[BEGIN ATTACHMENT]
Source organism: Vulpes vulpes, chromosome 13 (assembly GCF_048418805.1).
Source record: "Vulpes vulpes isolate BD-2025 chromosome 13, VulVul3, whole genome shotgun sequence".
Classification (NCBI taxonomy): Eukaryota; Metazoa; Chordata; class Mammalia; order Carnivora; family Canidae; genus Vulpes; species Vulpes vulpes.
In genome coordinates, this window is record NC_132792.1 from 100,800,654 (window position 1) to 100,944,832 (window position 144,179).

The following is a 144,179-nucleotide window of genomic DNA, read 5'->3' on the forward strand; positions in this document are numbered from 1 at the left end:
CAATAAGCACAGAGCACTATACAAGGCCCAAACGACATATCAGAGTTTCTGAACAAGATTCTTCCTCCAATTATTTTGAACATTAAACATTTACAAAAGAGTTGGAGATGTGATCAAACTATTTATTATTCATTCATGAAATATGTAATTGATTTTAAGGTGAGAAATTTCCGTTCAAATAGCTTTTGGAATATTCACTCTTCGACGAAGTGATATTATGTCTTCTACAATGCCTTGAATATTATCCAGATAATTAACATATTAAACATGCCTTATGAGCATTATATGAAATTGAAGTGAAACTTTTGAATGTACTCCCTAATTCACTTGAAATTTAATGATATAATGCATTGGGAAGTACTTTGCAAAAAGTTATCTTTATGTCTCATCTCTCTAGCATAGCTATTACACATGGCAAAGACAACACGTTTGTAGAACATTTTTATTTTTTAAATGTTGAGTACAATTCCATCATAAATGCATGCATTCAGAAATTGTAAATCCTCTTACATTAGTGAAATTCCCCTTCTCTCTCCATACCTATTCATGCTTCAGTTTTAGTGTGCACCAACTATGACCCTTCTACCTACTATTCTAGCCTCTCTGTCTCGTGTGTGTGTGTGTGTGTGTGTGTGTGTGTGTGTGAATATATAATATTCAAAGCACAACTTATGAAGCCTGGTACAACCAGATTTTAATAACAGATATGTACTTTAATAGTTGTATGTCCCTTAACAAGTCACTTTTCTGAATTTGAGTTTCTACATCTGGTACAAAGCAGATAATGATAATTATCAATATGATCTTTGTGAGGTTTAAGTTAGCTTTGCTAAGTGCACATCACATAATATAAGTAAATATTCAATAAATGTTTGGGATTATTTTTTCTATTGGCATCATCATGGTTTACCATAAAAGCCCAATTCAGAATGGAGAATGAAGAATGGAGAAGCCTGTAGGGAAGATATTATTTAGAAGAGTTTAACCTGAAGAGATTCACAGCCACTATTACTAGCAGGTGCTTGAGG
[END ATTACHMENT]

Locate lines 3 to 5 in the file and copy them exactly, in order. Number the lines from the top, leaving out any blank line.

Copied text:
Classification (NCBI taxonomy): Eukaryota; Metazoa; Chordata; class Mammalia; order Carnivora; family Canidae; genus Vulpes; species Vulpes vulpes.
In genome coordinates, this window is record NC_132792.1 from 100,800,654 (window position 1) to 100,944,832 (window position 144,179).

The following is a 144,179-nucleotide window of genomic DNA, read 5'->3' on the forward strand; positions in this document are numbered from 1 at the left end: